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New draft of the ePrivacy regulation: one last chance?

27 Nov 2020

The German EU Council Presidency has published a new draft of the ePrivacy regulation which is intended to supplement the European GDPR. The latest version of the draft provides substantial changes on the rules on electronic communications and digital marketing. 

In 2017, the first draft of the new ePrivacy regulation was published. Now, about three years later, the German Council Presidency has released a new draft – which is considerably different to its predecessor issued by the Croatian Council Presidency. The most important points are the following: 

  • Until now, there’s been a rule stating that a legitimate interest combined with a balancing of interests would be sufficient to allow the use of cookies without consent. This provision has been deleted: This means that mere legitimate interests are no longer enough (even with an assessment of interests) to perform tracking on websites or in apps for advertising purposes. But, the draft provides for various specific permissions which would allow processing to continue without consent in certain cases.
  • The collection of electronic communication metadata for scientific purposes and statistical counting is to be permitted under certain circumstances. The rules on processing data relating to the end users’ terminal equipment have been amended as well. Processing will still be allowed without consent, but only if it’s ‘strictly technically necessary’ and ‘specifically requested’ by the user.
  • There is still no mention in the draft of the much discussed ‘do not track’ standard, which is difficult to enforce in practice however. This standard would have made sure that cookies and other trackers need to be disabled by default from the outset – and could only be enabled with the explicit consent of the user.

Although the German draft provides for considerably stricter regulations than its predecessor in some points, it probably represents a solid compromise between the interests of data protectionists and the affected companies. As a result, the draft is considered to have a good chance of success in the European Council. Given that the eigth EU Council Presidency in a row is now dealing with the issue, it’s expected that the project will now definitely be launched – or ultimately be rejected.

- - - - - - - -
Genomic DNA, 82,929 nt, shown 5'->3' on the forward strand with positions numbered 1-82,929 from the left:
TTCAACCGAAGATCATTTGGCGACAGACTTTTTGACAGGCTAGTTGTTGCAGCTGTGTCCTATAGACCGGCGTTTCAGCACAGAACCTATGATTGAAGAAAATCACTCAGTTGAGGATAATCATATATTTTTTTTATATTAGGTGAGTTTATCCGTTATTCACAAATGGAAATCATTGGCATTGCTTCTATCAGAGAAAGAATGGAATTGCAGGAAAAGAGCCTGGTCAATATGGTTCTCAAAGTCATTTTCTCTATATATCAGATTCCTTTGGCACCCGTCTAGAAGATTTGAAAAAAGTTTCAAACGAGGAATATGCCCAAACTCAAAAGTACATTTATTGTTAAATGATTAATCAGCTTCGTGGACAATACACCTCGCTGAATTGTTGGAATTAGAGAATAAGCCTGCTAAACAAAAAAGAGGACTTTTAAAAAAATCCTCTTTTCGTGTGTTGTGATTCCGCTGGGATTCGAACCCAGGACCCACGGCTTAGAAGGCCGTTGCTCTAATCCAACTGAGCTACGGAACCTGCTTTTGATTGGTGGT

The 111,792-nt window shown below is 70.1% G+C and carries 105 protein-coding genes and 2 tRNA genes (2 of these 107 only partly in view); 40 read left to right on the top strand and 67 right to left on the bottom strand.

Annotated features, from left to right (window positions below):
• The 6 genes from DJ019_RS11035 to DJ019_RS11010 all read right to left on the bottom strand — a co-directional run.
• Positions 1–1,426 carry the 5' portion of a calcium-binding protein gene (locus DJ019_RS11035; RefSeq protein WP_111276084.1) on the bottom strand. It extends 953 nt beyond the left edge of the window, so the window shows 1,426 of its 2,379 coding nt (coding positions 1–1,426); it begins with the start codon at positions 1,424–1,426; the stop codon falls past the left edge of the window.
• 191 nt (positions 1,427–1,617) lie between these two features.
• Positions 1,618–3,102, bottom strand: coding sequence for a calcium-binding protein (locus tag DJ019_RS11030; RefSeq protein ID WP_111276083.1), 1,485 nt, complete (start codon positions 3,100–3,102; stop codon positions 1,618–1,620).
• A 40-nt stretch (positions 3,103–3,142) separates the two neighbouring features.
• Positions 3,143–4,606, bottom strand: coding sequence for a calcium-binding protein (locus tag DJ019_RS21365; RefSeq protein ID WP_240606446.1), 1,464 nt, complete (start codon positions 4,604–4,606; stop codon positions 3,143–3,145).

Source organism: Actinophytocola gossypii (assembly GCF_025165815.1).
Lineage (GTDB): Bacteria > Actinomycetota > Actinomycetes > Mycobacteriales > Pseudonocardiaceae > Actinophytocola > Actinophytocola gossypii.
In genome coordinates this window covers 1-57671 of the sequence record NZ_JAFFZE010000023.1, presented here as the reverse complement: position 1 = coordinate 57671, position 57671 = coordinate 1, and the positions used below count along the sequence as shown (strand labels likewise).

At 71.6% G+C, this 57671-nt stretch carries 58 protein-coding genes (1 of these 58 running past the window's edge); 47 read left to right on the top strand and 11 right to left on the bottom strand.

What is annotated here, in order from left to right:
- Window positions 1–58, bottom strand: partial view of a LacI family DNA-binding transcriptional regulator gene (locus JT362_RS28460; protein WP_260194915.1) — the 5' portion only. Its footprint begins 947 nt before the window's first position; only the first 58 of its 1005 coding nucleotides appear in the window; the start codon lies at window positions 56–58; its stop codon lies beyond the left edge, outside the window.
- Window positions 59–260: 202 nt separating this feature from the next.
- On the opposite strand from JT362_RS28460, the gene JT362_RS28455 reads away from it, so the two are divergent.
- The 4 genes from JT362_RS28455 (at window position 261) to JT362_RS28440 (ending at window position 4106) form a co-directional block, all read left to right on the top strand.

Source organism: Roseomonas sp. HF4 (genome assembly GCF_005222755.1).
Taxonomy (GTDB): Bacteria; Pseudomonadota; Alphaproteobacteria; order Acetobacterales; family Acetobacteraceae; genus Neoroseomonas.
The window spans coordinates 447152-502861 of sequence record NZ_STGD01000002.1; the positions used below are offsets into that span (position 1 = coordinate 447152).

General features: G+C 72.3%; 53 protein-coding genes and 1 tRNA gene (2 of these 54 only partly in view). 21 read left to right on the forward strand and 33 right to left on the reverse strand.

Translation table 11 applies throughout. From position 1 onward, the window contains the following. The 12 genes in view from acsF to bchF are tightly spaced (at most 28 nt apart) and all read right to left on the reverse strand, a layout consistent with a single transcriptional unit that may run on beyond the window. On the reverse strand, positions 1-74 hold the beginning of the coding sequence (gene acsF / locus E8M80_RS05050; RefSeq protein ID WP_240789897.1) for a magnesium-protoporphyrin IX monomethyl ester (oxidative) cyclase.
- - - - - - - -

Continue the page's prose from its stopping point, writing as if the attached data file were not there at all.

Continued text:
If adopted, the rules would also apply to many Swiss companies, as the regulation would have an extraterritorial scope like the GDPR.

Implications

While the text of the ePrivacy regulation is still not final, it’s useful for Swiss organisations to start considering it now when planning any long-term projects like a new website or an application with the use of trackers, cookies and tags. Organisations are well advised to identify key activities that will be impacted by the regulation in order to be prepared when the final text arrives. PwC privacy experts will be happy to guide you on the precise effects of the upcoming regulation for your company and provide you with a hands-on approach. 

Contact us

Philipp Rosenauer

Philipp Rosenauer

Head Data Privacy | ICT | Implementationᐩ, PwC Switzerland

Tel: +41 58 792 18 56

Claudia Liliane Jung

Claudia Liliane Jung

Attorney-at-law, Data Privacy | ICT | Implementationᐩ, PwC Switzerland

Tel: +41 58 792 4728